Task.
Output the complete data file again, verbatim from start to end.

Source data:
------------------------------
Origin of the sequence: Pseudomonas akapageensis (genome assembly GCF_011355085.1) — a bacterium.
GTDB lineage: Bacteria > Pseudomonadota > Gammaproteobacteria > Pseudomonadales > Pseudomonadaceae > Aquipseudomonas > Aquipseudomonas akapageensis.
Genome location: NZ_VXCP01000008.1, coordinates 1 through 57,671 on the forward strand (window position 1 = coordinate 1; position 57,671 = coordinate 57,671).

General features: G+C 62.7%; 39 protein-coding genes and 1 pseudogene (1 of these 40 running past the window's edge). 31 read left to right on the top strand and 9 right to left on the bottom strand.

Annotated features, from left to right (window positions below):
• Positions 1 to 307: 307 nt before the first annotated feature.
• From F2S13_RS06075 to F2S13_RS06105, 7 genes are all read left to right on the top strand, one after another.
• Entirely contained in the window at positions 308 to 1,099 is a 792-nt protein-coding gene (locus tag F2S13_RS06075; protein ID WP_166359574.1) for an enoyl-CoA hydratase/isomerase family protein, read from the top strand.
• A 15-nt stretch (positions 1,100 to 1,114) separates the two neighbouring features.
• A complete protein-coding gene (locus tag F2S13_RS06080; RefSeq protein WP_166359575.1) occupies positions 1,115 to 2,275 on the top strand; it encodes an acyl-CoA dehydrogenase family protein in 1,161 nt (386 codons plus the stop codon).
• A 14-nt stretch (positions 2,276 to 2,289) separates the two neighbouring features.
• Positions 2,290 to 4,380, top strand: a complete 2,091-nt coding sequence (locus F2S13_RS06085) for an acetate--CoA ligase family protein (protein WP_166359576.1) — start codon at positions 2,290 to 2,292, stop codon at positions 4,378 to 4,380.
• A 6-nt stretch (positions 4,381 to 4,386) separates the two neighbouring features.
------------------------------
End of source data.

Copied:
Origin of the sequence: Pseudomonas akapageensis (genome assembly GCF_011355085.1) — a bacterium.
GTDB lineage: Bacteria > Pseudomonadota > Gammaproteobacteria > Pseudomonadales > Pseudomonadaceae > Aquipseudomonas > Aquipseudomonas akapageensis.
Genome location: NZ_VXCP01000008.1, coordinates 1 through 57,671 on the forward strand (window position 1 = coordinate 1; position 57,671 = coordinate 57,671).

General features: G+C 62.7%; 39 protein-coding genes and 1 pseudogene (1 of these 40 running past the window's edge). 31 read left to right on the top strand and 9 right to left on the bottom strand.

Annotated features, from left to right (window positions below):
• Positions 1 to 307: 307 nt before the first annotated feature.
• From F2S13_RS06075 to F2S13_RS06105, 7 genes are all read left to right on the top strand, one after another.
• Entirely contained in the window at positions 308 to 1,099 is a 792-nt protein-coding gene (locus tag F2S13_RS06075; protein ID WP_166359574.1) for an enoyl-CoA hydratase/isomerase family protein, read from the top strand.
• A 15-nt stretch (positions 1,100 to 1,114) separates the two neighbouring features.
• A complete protein-coding gene (locus tag F2S13_RS06080; RefSeq protein WP_166359575.1) occupies positions 1,115 to 2,275 on the top strand; it encodes an acyl-CoA dehydrogenase family protein in 1,161 nt (386 codons plus the stop codon).
• A 14-nt stretch (positions 2,276 to 2,289) separates the two neighbouring features.
• Positions 2,290 to 4,380, top strand: a complete 2,091-nt coding sequence (locus F2S13_RS06085) for an acetate--CoA ligase family protein (protein WP_166359576.1) — start codon at positions 2,290 to 2,292, stop codon at positions 4,378 to 4,380.
• A 6-nt stretch (positions 4,381 to 4,386) separates the two neighbouring features.